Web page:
Respect for All Week 2012 activity
for middle & high school students:
Standing up to discrimination
Marieke van Woerkom
diversity and what it means to have a welcoming classroom environment
the terms "prejudice" "stereotype" and "discrimination"
an article about a hate crime in Lowell, MA, and determine who
in the story was the aggressor, who was the target and who were
the role of an ally both in the article and at school
to being an ally and ways of being an ally
a more positive, supportive, welcoming classroom community
feelings (about a hate crime)
up for those who are being targeted
Instruct students in your class to take a few minutes to think
about how we are all a part of different groups and belong to
different communities. Ask students to think about some of the
different groups they are a part of. You may want to hand out
index cards where students can list some of the groups/communities
they are a part of.
that in this gathering you'll ask students to share some of the
groups and communities they just listed. Next we'll appreciate
them with applause. Model the activity by sharing a group or community
you are a part of by standing up and saying "I am _____________."
Then ask everyone else in your class who is part of the same group
(eg , Puerto Rican) to stand up with you and get everyone else
in the class to applaud.
Having modeled the activity with a few of the groups you belong
to, ask several students to stand up and share some of the groups
they are a part of, saying "I am _____________." Have
others in the class stand with them if they belong to the group
as well. As a class, applaud those standing up.
the end of the activity ask your students some or all of the following
was that activity like?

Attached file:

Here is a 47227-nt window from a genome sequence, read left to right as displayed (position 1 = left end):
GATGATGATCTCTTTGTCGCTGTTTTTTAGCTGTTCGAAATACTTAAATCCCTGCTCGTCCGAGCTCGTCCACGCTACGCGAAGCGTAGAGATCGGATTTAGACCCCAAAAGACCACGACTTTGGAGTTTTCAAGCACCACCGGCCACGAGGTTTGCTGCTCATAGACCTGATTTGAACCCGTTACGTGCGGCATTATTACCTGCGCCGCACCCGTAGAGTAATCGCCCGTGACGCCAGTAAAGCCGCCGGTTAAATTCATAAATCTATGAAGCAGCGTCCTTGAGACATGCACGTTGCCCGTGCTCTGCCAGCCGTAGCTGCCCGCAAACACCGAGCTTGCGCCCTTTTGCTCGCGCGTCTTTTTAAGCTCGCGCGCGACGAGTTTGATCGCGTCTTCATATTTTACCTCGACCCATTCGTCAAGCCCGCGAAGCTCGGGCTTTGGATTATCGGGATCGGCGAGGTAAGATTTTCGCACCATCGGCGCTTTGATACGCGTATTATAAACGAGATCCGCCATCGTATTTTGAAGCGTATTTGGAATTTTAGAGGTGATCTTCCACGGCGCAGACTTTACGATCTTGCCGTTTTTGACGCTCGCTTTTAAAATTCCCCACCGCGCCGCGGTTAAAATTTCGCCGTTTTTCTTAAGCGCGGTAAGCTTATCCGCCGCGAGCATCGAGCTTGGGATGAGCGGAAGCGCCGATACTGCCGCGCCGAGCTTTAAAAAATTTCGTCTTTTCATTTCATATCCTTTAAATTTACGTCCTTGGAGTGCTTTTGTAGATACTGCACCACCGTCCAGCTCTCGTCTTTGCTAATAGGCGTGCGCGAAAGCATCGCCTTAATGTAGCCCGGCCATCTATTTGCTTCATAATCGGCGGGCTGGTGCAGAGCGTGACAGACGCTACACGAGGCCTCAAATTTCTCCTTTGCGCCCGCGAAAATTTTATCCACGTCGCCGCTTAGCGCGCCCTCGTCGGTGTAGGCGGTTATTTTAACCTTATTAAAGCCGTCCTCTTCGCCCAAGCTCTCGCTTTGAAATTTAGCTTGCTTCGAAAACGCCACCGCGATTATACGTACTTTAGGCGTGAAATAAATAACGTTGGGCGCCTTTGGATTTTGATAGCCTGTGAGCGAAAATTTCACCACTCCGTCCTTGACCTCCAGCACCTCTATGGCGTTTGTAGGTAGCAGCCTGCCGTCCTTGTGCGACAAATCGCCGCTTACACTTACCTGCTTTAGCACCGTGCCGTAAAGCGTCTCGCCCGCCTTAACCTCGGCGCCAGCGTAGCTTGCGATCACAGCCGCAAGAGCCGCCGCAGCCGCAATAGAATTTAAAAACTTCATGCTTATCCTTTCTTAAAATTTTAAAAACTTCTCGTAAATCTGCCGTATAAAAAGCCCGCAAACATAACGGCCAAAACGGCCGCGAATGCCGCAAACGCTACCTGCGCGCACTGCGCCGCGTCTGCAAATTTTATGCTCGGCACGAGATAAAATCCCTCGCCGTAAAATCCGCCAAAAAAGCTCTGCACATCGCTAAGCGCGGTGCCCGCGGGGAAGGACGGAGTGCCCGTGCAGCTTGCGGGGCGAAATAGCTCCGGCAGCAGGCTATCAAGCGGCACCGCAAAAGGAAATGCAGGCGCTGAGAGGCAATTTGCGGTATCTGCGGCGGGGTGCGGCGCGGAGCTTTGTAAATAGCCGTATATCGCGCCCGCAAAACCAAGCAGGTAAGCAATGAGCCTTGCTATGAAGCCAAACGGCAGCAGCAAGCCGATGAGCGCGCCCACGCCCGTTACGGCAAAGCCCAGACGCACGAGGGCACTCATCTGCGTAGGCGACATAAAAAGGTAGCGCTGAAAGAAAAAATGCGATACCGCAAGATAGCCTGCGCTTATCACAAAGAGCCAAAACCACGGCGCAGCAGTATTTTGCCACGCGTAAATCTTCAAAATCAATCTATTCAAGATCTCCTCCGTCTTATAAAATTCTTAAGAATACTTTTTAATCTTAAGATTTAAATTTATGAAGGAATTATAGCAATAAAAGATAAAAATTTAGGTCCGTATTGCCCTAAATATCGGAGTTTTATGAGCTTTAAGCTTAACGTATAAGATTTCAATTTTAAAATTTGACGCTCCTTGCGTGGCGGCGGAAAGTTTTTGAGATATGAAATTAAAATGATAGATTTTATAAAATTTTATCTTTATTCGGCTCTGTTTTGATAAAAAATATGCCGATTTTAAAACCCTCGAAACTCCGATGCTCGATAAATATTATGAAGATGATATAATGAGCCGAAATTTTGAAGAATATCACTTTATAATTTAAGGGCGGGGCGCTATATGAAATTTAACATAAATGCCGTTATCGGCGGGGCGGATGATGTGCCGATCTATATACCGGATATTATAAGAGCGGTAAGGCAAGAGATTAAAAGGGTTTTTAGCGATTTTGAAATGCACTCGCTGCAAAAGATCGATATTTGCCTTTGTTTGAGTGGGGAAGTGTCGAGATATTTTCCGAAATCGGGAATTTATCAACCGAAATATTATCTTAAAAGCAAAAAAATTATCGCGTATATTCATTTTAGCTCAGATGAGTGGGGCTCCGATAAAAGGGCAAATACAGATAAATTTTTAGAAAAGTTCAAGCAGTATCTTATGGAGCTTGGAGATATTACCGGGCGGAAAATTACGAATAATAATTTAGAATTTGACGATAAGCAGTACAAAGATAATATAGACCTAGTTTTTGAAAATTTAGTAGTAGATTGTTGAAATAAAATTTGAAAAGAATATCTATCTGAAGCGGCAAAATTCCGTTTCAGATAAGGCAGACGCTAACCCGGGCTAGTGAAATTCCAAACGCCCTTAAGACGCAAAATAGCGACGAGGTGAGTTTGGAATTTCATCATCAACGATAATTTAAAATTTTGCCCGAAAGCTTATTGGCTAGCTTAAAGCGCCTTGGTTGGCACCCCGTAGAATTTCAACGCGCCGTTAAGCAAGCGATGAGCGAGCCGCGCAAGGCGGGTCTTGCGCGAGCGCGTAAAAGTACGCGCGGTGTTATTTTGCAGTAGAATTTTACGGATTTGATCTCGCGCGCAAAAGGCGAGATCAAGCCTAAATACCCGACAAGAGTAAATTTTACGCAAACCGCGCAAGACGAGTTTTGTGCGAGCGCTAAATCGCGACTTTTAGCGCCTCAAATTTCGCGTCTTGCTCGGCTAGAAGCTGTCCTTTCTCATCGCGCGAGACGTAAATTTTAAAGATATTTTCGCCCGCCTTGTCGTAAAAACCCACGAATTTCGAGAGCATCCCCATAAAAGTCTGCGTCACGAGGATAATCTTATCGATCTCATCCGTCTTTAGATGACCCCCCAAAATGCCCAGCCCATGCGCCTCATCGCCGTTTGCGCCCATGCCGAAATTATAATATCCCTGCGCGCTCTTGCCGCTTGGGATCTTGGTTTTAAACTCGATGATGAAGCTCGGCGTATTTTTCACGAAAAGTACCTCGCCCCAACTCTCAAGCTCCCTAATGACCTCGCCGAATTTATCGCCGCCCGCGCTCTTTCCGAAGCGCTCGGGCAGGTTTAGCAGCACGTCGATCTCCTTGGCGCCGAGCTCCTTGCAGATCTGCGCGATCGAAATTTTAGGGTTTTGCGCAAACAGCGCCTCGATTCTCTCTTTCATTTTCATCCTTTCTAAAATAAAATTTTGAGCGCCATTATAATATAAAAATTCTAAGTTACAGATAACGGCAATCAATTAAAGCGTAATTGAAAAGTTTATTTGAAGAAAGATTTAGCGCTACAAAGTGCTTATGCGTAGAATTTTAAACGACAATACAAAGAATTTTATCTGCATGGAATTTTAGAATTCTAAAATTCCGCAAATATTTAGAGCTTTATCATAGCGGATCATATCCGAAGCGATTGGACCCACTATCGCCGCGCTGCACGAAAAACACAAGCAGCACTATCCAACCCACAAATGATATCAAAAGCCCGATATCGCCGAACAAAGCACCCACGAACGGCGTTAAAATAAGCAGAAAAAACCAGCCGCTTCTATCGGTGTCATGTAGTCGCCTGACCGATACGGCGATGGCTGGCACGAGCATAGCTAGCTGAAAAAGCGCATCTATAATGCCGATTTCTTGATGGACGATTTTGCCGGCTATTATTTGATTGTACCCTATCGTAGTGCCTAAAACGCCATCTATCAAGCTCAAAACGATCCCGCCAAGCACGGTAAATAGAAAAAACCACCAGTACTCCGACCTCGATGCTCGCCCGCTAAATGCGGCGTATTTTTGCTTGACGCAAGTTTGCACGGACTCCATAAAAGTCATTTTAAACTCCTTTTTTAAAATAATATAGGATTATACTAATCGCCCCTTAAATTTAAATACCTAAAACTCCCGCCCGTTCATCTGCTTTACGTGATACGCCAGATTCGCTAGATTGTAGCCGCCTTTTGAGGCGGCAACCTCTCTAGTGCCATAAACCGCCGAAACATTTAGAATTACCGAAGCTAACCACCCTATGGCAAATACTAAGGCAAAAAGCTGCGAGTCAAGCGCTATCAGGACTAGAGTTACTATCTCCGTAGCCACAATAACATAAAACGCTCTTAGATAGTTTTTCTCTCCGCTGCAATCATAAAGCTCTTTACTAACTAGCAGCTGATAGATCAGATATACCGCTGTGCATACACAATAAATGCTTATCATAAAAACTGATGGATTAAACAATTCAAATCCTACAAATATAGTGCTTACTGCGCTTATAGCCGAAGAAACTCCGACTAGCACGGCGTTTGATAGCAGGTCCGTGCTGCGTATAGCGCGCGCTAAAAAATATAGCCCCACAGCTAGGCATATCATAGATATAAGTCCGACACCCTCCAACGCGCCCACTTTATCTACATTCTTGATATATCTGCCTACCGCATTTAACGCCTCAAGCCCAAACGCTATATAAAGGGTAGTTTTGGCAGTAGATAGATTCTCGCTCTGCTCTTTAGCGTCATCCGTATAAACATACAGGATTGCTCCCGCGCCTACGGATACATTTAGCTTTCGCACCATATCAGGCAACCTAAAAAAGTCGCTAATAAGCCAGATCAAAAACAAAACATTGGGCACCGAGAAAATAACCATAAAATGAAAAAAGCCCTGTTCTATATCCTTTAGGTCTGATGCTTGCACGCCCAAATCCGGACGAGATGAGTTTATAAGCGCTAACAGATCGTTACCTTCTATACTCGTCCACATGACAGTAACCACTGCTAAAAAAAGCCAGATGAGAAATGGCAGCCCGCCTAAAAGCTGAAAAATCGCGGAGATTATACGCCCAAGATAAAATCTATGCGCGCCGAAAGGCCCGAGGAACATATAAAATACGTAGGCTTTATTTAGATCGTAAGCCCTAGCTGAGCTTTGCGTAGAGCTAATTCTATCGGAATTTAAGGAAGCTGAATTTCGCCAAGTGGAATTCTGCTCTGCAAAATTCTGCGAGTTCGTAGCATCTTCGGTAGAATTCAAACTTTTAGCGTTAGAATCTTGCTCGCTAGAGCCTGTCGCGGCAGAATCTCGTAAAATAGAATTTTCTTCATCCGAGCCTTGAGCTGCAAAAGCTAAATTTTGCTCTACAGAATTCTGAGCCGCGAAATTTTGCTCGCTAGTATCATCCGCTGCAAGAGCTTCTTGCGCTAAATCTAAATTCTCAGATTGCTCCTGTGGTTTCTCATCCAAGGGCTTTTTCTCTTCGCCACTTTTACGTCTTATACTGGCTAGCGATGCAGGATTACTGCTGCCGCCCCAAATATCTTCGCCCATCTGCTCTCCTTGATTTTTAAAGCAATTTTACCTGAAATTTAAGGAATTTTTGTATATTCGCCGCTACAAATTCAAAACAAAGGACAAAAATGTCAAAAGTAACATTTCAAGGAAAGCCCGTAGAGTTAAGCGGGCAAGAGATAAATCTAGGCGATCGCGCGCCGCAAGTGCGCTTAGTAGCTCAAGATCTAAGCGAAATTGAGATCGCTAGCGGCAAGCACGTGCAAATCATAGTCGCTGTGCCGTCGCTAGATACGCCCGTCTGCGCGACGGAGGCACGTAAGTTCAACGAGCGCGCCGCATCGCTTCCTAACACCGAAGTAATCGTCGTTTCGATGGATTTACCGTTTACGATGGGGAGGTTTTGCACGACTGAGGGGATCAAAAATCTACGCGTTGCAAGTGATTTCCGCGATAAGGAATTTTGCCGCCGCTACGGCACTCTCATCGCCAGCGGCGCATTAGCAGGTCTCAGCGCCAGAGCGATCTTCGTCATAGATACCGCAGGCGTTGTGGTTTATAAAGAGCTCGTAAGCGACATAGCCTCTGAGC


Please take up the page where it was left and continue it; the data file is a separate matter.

did it feel like to be applauded?
did it feel like to stand as a group?
did it feel like to stand alone?
that we want our class and our school to be the kind of place
where people feel welcomed and celebrated, no matter who they
are or what group they are a part of. We want people to be able
to stand up proudly for who they are and the communities they
represent. This is what Respect for All Week is all about.
Agenda and Objectives (1 minute)
that this week, February
13-18, 2012, is Respect for All week. RFA week is a New York
City Department of Education initiative to counter bullying and
harassment based on ethnicity, national origin, religion, gender,
sexual orientation, disability and other characteristics. In today's
lesson we will think about steps we can take to counter bullying
and harassment through different activities, including reading
an article about a group of veterans taking a stand.
Defining Terms (14 minutes)
students in what ways cultural difference can enrich our lives,
our classrooms, our learning. Elicit some quick responses from
your students before noting that unfortunately cultural differences
are too often used as an excuse for bullying and harassing people,
driving wedges between us.
the word prejudice on the board or chart paper. Ask the
students what "prejudice" means. Work toward a definition
of prejudice as literally "pre-judgment," a negative
attitude about a group of people not based on knowledge.
if they think some people are prejudiced against teenagers. What
are some of the negative attitudes people have about teenagers?
Elicit some examples from the group and chart them. Your chart
might look something like this:
addicted to junk food
on the phone a lot
rowdy, rude, and disrespectful
let anybody tell them what to do
totally into themselves.
Do some teenagers fit these descriptions? Do all teenagers fit
this description? Who can describe a teenager they know who is
not like this? Is it fair to say or imply that all teenagers are
like this? What negative results could come from people being
prejudiced against teenagers?
write the word stereotype on the board or chart paper.